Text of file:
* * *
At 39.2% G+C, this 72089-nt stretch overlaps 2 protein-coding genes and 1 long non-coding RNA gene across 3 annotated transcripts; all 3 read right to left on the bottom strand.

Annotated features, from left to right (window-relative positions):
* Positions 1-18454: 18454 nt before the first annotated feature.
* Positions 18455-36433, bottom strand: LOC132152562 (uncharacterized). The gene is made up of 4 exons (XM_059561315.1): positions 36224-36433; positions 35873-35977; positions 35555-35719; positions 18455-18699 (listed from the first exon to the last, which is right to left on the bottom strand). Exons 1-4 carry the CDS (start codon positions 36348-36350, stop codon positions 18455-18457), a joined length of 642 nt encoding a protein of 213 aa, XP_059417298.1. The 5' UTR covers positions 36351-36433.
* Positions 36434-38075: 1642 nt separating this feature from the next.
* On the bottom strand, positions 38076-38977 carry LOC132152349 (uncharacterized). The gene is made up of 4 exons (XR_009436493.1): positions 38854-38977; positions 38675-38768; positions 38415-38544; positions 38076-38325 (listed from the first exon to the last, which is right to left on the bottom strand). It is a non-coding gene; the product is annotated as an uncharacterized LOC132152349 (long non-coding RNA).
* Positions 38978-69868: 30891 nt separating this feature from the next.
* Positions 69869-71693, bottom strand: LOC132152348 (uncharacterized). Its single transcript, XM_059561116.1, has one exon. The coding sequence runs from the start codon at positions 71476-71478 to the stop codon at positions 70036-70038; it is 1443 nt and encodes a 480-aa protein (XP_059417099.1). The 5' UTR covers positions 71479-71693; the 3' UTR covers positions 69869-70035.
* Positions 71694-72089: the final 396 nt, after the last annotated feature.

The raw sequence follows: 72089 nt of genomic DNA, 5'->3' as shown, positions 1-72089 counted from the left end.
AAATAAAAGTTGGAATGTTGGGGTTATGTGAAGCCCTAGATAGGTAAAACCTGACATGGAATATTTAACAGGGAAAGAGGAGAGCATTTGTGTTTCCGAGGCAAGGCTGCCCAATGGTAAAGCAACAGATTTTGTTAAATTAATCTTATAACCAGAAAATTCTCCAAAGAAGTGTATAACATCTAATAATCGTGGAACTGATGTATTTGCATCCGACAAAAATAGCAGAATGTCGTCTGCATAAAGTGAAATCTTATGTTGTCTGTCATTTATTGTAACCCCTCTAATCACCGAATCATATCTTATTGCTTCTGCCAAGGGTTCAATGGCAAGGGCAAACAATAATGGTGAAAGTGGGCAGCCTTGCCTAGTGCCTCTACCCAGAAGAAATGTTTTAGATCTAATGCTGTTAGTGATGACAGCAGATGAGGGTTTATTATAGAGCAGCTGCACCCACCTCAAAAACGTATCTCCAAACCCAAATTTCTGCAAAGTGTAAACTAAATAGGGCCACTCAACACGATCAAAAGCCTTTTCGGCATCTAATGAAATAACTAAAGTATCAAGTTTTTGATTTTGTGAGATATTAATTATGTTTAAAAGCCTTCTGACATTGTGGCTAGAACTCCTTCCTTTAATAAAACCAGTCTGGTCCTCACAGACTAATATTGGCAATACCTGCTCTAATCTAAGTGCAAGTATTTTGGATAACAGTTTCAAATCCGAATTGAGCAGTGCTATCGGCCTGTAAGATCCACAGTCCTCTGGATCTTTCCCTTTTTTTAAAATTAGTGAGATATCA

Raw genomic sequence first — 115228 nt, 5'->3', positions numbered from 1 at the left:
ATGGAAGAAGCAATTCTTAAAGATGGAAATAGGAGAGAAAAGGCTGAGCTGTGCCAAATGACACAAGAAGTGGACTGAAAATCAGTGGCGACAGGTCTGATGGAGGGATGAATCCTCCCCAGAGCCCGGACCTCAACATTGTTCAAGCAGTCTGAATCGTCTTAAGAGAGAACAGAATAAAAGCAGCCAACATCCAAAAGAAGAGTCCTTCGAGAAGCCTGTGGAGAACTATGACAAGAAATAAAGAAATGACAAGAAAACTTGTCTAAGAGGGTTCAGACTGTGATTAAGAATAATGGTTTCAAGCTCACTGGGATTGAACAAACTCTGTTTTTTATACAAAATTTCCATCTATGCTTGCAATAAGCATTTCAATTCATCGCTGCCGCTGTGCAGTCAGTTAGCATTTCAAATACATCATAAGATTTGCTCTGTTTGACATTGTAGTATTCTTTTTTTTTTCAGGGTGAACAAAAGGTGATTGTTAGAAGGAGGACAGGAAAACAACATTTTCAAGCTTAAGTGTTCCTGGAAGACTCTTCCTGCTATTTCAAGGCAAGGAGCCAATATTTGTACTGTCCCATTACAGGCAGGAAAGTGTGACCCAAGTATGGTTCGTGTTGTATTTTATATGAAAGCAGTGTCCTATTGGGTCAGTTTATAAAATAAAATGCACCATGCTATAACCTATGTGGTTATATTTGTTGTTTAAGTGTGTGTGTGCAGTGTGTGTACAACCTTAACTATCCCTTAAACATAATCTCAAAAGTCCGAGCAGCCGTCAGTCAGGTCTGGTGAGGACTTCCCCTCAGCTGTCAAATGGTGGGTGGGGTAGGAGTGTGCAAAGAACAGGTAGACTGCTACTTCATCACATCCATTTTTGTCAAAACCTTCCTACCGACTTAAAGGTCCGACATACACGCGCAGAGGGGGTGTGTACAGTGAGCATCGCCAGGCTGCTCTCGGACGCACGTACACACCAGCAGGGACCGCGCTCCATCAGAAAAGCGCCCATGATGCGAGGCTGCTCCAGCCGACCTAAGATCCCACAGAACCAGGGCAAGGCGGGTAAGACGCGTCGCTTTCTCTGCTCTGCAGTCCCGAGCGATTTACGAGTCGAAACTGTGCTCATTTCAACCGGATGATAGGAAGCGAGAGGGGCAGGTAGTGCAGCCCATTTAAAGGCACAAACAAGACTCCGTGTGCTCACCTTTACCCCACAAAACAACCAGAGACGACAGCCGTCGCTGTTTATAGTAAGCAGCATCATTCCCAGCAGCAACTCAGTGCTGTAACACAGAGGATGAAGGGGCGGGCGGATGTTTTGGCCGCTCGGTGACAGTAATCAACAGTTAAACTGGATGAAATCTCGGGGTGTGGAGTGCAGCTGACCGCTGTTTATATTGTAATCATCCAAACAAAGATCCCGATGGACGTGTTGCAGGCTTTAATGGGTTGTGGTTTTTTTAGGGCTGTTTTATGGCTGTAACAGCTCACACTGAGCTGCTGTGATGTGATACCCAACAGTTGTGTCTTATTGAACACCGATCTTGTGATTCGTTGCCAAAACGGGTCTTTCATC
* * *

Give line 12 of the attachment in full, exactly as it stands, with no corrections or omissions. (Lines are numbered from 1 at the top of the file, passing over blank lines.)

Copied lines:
Raw genomic sequence first — 115228 nt, 5'->3', positions numbered from 1 at the left: